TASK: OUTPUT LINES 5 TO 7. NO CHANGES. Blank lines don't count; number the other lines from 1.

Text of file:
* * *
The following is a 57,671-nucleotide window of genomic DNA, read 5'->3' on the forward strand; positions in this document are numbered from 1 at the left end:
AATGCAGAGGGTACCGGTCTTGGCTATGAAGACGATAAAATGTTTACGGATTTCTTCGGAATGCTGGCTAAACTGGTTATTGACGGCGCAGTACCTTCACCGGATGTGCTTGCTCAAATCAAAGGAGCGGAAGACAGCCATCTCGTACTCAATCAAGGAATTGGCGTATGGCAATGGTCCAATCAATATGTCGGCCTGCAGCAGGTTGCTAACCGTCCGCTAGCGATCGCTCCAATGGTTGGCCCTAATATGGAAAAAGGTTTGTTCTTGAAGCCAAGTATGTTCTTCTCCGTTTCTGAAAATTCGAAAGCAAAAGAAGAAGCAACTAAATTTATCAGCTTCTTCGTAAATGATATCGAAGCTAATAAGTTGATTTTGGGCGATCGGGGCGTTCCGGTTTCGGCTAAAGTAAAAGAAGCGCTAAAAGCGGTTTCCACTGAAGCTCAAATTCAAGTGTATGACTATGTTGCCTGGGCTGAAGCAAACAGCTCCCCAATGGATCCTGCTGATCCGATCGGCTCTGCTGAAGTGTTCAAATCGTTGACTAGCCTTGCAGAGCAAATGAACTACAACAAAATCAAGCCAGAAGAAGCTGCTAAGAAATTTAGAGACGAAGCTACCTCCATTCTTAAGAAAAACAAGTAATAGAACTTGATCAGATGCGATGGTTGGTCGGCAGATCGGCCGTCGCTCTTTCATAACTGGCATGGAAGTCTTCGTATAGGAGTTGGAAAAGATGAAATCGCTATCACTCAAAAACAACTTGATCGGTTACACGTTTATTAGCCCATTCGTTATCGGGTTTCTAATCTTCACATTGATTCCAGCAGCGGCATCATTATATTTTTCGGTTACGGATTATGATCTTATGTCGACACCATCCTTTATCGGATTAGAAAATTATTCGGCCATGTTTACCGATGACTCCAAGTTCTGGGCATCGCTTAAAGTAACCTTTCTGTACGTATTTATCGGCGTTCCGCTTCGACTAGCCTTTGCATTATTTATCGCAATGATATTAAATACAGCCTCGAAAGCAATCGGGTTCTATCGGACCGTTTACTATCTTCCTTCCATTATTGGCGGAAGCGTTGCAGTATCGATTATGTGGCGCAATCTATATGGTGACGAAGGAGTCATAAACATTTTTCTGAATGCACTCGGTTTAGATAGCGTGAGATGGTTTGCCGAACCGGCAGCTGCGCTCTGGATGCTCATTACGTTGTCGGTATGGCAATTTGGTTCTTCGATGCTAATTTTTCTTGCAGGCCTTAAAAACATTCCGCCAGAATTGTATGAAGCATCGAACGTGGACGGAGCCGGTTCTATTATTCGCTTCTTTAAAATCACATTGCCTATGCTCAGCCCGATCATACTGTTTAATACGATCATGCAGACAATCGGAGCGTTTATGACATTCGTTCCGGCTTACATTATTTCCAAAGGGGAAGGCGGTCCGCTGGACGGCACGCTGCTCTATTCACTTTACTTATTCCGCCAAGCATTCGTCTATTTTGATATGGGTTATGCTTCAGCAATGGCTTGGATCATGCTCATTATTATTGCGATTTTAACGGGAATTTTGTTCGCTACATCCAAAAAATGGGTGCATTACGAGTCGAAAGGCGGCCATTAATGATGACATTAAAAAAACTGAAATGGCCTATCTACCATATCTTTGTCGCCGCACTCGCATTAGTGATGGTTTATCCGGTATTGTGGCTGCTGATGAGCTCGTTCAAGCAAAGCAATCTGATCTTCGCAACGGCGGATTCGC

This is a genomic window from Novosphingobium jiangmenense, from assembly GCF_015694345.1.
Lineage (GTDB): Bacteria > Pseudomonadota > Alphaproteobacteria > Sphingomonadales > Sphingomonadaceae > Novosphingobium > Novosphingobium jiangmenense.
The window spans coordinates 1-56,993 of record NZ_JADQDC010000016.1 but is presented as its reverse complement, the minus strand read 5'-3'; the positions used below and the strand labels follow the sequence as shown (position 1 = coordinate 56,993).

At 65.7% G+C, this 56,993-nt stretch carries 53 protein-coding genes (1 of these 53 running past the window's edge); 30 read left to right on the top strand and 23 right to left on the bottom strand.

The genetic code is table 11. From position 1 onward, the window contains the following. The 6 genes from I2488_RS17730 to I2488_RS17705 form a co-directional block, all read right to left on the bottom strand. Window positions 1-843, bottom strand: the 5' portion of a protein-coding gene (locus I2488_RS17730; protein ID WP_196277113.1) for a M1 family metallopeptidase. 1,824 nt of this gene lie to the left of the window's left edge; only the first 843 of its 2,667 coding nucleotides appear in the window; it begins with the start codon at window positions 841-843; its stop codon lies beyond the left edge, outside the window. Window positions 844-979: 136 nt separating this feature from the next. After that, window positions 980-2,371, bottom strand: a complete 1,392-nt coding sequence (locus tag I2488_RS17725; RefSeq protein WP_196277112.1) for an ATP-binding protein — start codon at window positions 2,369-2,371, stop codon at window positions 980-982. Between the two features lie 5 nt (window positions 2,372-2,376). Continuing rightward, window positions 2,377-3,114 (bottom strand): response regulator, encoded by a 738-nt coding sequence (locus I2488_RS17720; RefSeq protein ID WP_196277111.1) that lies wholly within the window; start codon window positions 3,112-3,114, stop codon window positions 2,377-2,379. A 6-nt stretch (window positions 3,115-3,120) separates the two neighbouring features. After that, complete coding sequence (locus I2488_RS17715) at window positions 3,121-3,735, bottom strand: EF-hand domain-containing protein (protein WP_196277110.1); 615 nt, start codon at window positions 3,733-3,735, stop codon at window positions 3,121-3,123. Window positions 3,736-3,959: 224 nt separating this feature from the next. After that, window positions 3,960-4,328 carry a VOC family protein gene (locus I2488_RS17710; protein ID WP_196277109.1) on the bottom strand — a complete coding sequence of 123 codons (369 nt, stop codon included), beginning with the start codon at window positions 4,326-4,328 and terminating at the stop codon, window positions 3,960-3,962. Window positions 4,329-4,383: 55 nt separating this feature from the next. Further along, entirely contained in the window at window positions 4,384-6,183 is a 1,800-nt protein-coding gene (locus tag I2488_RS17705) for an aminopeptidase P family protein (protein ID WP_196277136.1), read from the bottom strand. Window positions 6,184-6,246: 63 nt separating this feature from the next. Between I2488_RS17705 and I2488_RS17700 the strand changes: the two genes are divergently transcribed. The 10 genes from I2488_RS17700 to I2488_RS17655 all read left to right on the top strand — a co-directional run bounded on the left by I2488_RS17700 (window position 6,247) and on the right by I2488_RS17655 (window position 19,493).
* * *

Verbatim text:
The window spans coordinates 1-56,993 of record NZ_JADQDC010000016.1 but is presented as its reverse complement, the minus strand read 5'-3'; the positions used below and the strand labels follow the sequence as shown (position 1 = coordinate 56,993).

At 65.7% G+C, this 56,993-nt stretch carries 53 protein-coding genes (1 of these 53 running past the window's edge); 30 read left to right on the top strand and 23 right to left on the bottom strand.

The genetic code is table 11. From position 1 onward, the window contains the following. The 6 genes from I2488_RS17730 to I2488_RS17705 form a co-directional block, all read right to left on the bottom strand. Window positions 1-843, bottom strand: the 5' portion of a protein-coding gene (locus I2488_RS17730; protein ID WP_196277113.1) for a M1 family metallopeptidase. 1,824 nt of this gene lie to the left of the window's left edge; only the first 843 of its 2,667 coding nucleotides appear in the window; it begins with the start codon at window positions 841-843; its stop codon lies beyond the left edge, outside the window. Window positions 844-979: 136 nt separating this feature from the next. After that, window positions 980-2,371, bottom strand: a complete 1,392-nt coding sequence (locus tag I2488_RS17725; RefSeq protein WP_196277112.1) for an ATP-binding protein — start codon at window positions 2,369-2,371, stop codon at window positions 980-982. Between the two features lie 5 nt (window positions 2,372-2,376). Continuing rightward, window positions 2,377-3,114 (bottom strand): response regulator, encoded by a 738-nt coding sequence (locus I2488_RS17720; RefSeq protein ID WP_196277111.1) that lies wholly within the window; start codon window positions 3,112-3,114, stop codon window positions 2,377-2,379. A 6-nt stretch (window positions 3,115-3,120) separates the two neighbouring features. After that, complete coding sequence (locus I2488_RS17715) at window positions 3,121-3,735, bottom strand: EF-hand domain-containing protein (protein WP_196277110.1); 615 nt, start codon at window positions 3,733-3,735, stop codon at window positions 3,121-3,123. Window positions 3,736-3,959: 224 nt separating this feature from the next. After that, window positions 3,960-4,328 carry a VOC family protein gene (locus I2488_RS17710; protein ID WP_196277109.1) on the bottom strand — a complete coding sequence of 123 codons (369 nt, stop codon included), beginning with the start codon at window positions 4,326-4,328 and terminating at the stop codon, window positions 3,960-3,962. Window positions 4,329-4,383: 55 nt separating this feature from the next. Further along, entirely contained in the window at window positions 4,384-6,183 is a 1,800-nt protein-coding gene (locus tag I2488_RS17705) for an aminopeptidase P family protein (protein ID WP_196277136.1), read from the bottom strand. Window positions 6,184-6,246: 63 nt separating this feature from the next. Between I2488_RS17705 and I2488_RS17700 the strand changes: the two genes are divergently transcribed. The 10 genes from I2488_RS17700 to I2488_RS17655 all read left to right on the top strand — a co-directional run bounded on the left by I2488_RS17700 (window position 6,247) and on the right by I2488_RS17655 (window position 19,493).